Are we better off having the part of our totally awesomely free will that causes us to commit evil acts or are we better off without it? Is the cost of not just free will, but the part of free will that enables us to do evil so precious that it is worth the price you see? The apologists think so. I suspect that normal people do not. They would prefer to live in a world without evil.

The Christian apologists are black and white absolutists. You can’t have good with out evil. You can’t have any restrictions on free will otherwise we are just robots, etc. Then they top it off and say things like their god loved us so much that He gave us free will including the evil part, you know, so we could have some good, too. They even indicate that He couldn’t have done it any other way, that a society without evil results in us being without free will and therefore being robots having no reason to live (in their minds the reason to live is to be able to freely, and without coercion, worship their god).

They say this while making the contradictory claim that their god has already done exactly that: He created a world in which evil doesn’t exist yet humans will enjoy immensely. He called it “Heaven.” The philosopher-apologists responded with “Well, Heaven isn’t really a world…,” yeah, right.

Let me make it simple. If I can imagine a world in which there is only good and not good, filled with happy people free to make myriad choices about how to live their lives (aliens are people, too), why couldn’t their god?

I’ve got to tell you, sometimes my people (intellectuals) embarrass me. To them, the truth is pretzel dough to be twisted into the shape desired for today’s eating.


  1. A person is not an intellectual because he/she/some sect see(s) themselves as an intellectual. An intellectual is not even (or often) someone who has mastered a particular academic discipline. An intellectual is a human (alien) who can actually think and reason critically and conceptually, someone at home with contadiction and paradox, someone able to travel between closed box systems. Definitely someone capable of wonder. My experience is that most of what passes for intellectual discourse is NOT, but rather, small minded people, who cannot think, attempting to prove their closed system pov. But hey, what the hell do I know.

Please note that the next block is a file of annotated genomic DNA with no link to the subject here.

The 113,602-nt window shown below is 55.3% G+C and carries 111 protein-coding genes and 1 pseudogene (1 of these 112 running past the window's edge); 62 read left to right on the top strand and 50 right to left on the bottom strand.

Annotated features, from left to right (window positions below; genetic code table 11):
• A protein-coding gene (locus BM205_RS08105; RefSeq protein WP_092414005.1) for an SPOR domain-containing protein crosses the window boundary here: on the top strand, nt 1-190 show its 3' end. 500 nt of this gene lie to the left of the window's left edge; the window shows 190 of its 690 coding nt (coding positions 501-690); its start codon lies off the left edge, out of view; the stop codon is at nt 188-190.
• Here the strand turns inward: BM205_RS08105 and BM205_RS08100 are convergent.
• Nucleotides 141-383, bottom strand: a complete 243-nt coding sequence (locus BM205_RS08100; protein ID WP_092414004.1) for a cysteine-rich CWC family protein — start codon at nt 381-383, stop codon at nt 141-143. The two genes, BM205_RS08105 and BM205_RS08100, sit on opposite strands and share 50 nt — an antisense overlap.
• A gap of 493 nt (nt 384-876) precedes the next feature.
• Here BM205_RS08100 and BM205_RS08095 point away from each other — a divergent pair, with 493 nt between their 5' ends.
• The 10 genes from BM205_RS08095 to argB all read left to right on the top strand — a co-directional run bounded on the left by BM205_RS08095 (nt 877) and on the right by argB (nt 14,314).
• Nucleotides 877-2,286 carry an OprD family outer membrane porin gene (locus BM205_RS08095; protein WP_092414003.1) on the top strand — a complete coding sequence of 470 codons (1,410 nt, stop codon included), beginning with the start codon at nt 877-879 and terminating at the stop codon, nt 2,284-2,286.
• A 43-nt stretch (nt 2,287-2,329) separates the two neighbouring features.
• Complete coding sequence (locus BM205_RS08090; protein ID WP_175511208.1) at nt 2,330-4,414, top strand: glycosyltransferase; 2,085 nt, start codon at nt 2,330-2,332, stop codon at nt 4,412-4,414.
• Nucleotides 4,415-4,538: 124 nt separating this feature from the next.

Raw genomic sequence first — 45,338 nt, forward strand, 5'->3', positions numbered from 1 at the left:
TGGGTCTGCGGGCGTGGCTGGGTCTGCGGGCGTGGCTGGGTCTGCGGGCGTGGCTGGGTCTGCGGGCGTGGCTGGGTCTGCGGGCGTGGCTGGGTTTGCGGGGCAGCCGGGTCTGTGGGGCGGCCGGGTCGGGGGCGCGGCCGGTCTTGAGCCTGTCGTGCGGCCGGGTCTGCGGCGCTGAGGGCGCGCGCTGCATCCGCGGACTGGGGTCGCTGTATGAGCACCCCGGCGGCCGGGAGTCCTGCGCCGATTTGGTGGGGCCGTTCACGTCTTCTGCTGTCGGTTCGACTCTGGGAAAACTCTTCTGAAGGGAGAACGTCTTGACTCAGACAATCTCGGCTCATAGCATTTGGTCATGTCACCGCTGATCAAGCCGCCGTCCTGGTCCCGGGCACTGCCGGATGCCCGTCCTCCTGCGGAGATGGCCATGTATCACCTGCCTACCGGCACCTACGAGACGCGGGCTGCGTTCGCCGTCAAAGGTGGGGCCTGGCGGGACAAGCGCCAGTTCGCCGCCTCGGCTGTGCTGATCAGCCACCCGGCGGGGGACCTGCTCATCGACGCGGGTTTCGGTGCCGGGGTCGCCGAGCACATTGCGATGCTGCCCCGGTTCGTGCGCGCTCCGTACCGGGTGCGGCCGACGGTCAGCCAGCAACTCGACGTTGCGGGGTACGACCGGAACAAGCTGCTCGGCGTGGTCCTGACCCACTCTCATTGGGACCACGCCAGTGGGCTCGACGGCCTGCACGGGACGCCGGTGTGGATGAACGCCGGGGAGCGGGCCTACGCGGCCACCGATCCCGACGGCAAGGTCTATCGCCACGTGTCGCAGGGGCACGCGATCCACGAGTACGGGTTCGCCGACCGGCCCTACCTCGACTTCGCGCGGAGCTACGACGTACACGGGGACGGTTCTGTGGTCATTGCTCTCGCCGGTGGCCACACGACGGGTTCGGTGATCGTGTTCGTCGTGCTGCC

Comment by Zachary — July 28, 2016 @ 12:53 pm | Reply

    • You, Steve, are an exceptional thinker.


      Comment by Zachary — July 28, 2016 @ 12:55 pm | Reply

    • Intellectuals are people who use their intellects … period. Those who do so poorly are poor intellectuals, those … etc.

      Take notes, Zachary, there will be a quiz!

      On Thu, Jul 28, 2016 at 12:53 PM, Class Warfare Blog wrote:



      Comment by Steve Ruis — July 28, 2016 @ 12:57 pm | Reply

      • Arbitrary definitions, I realize … but I will continue to argue for a distinction between ‘intellectual’ and ‘thinker’ as all people use there intellect each day to one degree or another, whereas those who actively engage in ‘thinking’ do not. Maybe just my framing preference.


        Comment by Zachary — July 28, 2016 @ 2:35 pm | Reply

    • Yeah, “but what do you know?” ;o) LOL


      Comment by Steve Ruis — July 28, 2016 @ 12:58 pm | Reply

      • Like the Eucharist wafer, I gave up quizzes for Lent a long while back … a willful decision no doubt a part of certain ‘intellectuals’ realm of evil. Damn the bad luck!


        Comment by Zachary — July 28, 2016 @ 1:08 pm | Reply

        • You gave up ritual cannibalism! I’m shocked, I tell you, shocked!

          On Thu, Jul 28, 2016 at 1:08 PM, Class Warfare Blog wrote:



          Comment by Steve Ruis — July 28, 2016 @ 1:14 pm | Reply

  2. I guess the meat of their argument spoiled ….


    Comment by Steve Ruis — July 28, 2016 @ 1:54 pm | Reply

  3. “Evil” is not found in nature, so their arguments collpase. I like you’re not-good. It’s perfect.

    Now, conversely, the Problem of Good is not a problem, just a lexical glitch, a squabble in definitions, and nothing more. here is no problem. Good does not exist. Good has never existed. Just as matter and energy are different forms of the same thing, interchangeable as E=mc2, so too is good and evil. 🙂


    Comment by john zande — July 29, 2016 @ 11:50 am | Reply

    • Like using the judicial definition of free will, I use the common definitions of good and not good, which are feelings. Examples: the drowned alien youth’s mothers feeling versus her feelings had the youth been rescued. Like pornography, we know when we see it.

      The same author provided the best definition of “mind” I have yet heard. A mind is a *set *of mental properties/abilities/powers.

      Highly recommended book for those of a philosophical bent.

      On Fri, Jul 29, 2016 at 11:50 AM, Class Warfare Blog wrote:


      Liked by 1 person

      Comment by Steve Ruis — July 29, 2016 @ 1:34 pm | Reply